Type: Single-cylinder canted forward 25 degrees
Bore and stroke: 76 x 63mm
Compression ratio: 10.7:1
Valvetrain: DOHC; 4 valves
Fueling: EFI w/ 38mm throttle body
Clutch: Wet multiplate w/ assist and slip functions
Final drive: 520 O-ring chain
Front suspension; travel: Non-adjustable inverted 43mm fork; 10.2 inches
Hello everyone and welcome once again to Ultimate Motorcycling’s weekly Podcast—Motos and Friends.
My name is Arthur Coldwells.
This week’s Podcast is brought to you by Yamaha motorcycles. Discover how the YZF-R7 provides the perfect balance of rider comfort and true supersport performance by checking it out at YamahaMotorsports.com, or see it for yourself at your local dealer.
This week’s episode features Senior Editor Nic de Sena’s impressions of the beautiful new Harley-Davidson Low Rider ST that is loosely based around the original FXRT Sport Glide from the 1980s. Hailing from The Golden State, these cult-status performance machines became known as West Coast style, with sportier suspension, increased horsepower, and niceties including creature comforts such as a tidy fairing and sporty luggage.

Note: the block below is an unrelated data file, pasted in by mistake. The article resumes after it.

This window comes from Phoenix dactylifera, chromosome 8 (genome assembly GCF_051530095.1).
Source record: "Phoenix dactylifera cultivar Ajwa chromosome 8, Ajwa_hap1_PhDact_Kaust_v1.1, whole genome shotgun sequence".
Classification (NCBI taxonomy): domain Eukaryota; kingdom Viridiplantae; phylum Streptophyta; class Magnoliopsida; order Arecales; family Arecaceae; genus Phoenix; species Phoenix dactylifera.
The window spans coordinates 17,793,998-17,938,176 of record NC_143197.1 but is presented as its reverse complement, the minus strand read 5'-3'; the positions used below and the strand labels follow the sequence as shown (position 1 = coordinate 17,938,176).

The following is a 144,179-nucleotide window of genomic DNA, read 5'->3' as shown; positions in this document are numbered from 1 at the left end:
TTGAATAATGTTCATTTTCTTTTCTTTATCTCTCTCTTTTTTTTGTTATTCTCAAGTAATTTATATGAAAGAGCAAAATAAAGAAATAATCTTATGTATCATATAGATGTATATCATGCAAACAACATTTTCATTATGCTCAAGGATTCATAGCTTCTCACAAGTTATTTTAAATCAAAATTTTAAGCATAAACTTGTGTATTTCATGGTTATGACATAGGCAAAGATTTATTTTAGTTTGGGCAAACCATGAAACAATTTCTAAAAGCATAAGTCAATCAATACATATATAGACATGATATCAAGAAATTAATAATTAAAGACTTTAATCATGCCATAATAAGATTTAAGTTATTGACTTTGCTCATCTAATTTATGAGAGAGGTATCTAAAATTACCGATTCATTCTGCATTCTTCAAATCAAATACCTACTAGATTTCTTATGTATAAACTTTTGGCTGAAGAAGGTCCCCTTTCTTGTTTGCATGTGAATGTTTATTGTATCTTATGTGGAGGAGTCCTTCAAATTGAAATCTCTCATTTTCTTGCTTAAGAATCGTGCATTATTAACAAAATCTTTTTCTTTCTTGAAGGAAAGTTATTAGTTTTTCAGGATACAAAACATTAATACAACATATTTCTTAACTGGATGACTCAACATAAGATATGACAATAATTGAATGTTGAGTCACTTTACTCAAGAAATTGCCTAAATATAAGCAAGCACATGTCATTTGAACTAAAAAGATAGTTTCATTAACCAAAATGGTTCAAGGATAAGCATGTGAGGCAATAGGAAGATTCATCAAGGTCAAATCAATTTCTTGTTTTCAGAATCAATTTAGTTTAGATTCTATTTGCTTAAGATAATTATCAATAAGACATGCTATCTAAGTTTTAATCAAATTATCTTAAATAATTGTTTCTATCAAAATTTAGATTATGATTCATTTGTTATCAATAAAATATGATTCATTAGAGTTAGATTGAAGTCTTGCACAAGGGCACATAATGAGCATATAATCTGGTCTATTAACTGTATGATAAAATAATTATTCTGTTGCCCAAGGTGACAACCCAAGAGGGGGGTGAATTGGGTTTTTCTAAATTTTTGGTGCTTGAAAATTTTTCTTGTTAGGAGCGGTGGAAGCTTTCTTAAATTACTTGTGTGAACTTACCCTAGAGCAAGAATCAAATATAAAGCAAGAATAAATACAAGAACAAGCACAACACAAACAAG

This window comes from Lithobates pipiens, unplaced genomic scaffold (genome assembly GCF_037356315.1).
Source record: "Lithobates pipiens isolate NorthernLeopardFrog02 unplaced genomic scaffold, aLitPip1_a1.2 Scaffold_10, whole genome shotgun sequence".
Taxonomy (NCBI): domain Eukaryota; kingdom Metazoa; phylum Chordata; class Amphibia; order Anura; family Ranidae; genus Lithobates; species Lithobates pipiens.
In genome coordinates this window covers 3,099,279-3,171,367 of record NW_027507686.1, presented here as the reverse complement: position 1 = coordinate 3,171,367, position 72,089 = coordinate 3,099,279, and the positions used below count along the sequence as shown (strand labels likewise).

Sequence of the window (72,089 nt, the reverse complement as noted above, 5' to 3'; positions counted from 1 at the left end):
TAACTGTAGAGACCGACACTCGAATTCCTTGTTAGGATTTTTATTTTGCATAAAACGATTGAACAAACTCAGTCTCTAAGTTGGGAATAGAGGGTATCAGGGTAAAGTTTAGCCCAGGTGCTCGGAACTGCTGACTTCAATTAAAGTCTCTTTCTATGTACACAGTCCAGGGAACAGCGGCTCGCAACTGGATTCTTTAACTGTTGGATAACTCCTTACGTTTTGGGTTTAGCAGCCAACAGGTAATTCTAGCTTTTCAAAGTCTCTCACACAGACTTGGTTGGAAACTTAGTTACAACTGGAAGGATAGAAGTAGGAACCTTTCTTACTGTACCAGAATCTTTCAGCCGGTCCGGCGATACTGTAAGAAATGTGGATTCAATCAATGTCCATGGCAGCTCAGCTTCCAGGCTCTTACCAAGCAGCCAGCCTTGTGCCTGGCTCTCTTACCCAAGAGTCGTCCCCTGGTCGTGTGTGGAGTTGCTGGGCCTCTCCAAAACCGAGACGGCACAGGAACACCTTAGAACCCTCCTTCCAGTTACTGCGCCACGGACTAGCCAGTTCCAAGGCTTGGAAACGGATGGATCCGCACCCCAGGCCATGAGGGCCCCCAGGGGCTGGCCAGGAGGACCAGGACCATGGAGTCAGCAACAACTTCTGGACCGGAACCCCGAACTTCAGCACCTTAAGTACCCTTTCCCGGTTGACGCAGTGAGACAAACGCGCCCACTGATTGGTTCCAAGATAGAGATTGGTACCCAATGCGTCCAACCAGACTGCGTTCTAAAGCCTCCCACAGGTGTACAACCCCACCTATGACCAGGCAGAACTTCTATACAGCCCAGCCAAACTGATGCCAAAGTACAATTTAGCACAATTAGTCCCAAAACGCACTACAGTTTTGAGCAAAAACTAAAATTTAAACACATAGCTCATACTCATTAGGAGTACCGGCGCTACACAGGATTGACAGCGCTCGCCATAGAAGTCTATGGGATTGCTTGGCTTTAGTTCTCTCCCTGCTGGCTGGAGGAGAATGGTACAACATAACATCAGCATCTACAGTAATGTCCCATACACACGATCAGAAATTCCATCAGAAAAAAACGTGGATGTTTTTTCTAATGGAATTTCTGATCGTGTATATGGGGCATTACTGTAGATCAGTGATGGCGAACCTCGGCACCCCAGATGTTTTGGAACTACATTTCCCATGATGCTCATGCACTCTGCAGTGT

In past episodes you might have heard us mention my best friend, Daniel Schoenewald, and in the second segment I chat with him about some of the really special machines in his 170 or so—and growing—motorcycle collection. He’s always said to me that he doesn’t consider himself the owner, merely the curator of the motorcycles for the next generation.
Yet Daniel is not just a collector, but I can attest a really skilled rider. His bikes are not trailer queens, they’re ridden, and they’re ridden pretty hard. Actually, we have had many, many memorable rides on pretty much all of the machines in the collection at one time or another.
From all of us here at Ultimate Motorcycling, we hope you enjoy this episode!